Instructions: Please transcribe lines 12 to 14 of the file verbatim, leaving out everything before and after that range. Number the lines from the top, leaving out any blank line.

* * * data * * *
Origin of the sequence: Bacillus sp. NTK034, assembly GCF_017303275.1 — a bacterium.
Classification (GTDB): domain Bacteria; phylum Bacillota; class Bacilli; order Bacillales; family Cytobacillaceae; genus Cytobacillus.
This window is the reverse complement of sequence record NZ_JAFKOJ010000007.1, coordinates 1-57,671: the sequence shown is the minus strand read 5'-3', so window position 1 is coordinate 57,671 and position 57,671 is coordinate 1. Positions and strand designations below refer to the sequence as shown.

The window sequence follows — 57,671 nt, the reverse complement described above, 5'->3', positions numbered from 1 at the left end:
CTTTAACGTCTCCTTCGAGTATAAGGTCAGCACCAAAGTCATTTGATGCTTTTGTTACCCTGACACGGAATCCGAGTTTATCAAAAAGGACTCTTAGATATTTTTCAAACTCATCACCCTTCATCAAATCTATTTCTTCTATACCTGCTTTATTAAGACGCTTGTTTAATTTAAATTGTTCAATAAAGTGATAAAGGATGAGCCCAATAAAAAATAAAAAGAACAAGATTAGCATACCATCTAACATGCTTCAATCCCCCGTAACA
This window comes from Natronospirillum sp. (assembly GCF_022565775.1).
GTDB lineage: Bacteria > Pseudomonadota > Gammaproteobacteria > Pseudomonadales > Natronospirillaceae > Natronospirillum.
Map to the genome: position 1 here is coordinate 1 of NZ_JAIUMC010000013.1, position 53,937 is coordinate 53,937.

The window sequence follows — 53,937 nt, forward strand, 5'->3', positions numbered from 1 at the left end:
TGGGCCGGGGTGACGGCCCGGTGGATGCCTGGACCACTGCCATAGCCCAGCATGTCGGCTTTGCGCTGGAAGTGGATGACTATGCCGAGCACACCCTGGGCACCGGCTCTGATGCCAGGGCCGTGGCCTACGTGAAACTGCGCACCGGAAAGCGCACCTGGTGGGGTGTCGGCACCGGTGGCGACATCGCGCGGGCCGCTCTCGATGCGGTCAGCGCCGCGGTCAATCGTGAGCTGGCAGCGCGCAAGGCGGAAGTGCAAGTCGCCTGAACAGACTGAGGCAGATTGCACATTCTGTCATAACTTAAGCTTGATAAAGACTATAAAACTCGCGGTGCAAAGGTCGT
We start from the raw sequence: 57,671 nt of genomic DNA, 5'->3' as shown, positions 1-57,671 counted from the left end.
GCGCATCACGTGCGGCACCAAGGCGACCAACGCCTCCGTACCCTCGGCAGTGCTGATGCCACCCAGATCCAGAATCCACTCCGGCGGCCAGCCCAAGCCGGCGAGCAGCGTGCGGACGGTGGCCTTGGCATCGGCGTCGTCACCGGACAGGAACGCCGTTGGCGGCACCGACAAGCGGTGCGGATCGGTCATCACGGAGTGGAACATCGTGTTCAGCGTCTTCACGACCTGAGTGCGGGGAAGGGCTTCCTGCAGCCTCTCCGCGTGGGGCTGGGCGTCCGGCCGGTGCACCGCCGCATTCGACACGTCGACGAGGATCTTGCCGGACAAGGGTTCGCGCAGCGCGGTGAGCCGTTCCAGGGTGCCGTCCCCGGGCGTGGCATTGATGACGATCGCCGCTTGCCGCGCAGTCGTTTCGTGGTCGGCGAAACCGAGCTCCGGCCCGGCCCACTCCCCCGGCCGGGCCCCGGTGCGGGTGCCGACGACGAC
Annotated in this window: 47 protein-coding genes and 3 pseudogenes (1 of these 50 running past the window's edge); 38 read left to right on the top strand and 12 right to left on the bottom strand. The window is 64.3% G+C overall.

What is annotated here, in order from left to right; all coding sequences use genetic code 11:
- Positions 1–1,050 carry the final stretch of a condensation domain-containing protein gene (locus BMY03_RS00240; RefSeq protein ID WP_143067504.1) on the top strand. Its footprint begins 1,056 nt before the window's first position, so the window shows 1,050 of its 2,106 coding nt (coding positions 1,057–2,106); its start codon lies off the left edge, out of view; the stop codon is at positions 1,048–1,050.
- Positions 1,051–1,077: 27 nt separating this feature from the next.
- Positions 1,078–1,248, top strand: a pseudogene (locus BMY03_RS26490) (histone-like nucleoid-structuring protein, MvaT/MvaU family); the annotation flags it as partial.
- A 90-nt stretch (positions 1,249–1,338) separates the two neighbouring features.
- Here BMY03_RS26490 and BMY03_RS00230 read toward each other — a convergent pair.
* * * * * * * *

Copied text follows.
GCGCATCACGTGCGGCACCAAGGCGACCAACGCCTCCGTACCCTCGGCAGTGCTGATGCCACCCAGATCCAGAATCCACTCCGGCGGCCAGCCCAAGCCGGCGAGCAGCGTGCGGACGGTGGCCTTGGCATCGGCGTCGTCACCGGACAGGAACGCCGTTGGCGGCACCGACAAGCGGTGCGGATCGGTCATCACGGAGTGGAACATCGTGTTCAGCGTCTTCACGACCTGAGTGCGGGGAAGGGCTTCCTGCAGCCTCTCCGCGTGGGGCTGGGCGTCCGGCCGGTGCACCGCCGCATTCGACACGTCGACGAGGATCTTGCCGGACAAGGGTTCGCGCAGCGCGGTGAGCCGTTCCAGGGTGCCGTCCCCGGGCGTGGCATTGATGACGATCGCCGCTTGCCGCGCAGTCGTTTCGTGGTCGGCGAAACCGAGCTCCGGCCCGGCCCACTCCCCCGGCCGGGCCCCGGTGCGGGTGCCGACGACGAC
Annotated in this window: 47 protein-coding genes and 3 pseudogenes (1 of these 50 running past the window's edge); 38 read left to right on the top strand and 12 right to left on the bottom strand. The window is 64.3% G+C overall.

What is annotated here, in order from left to right; all coding sequences use genetic code 11: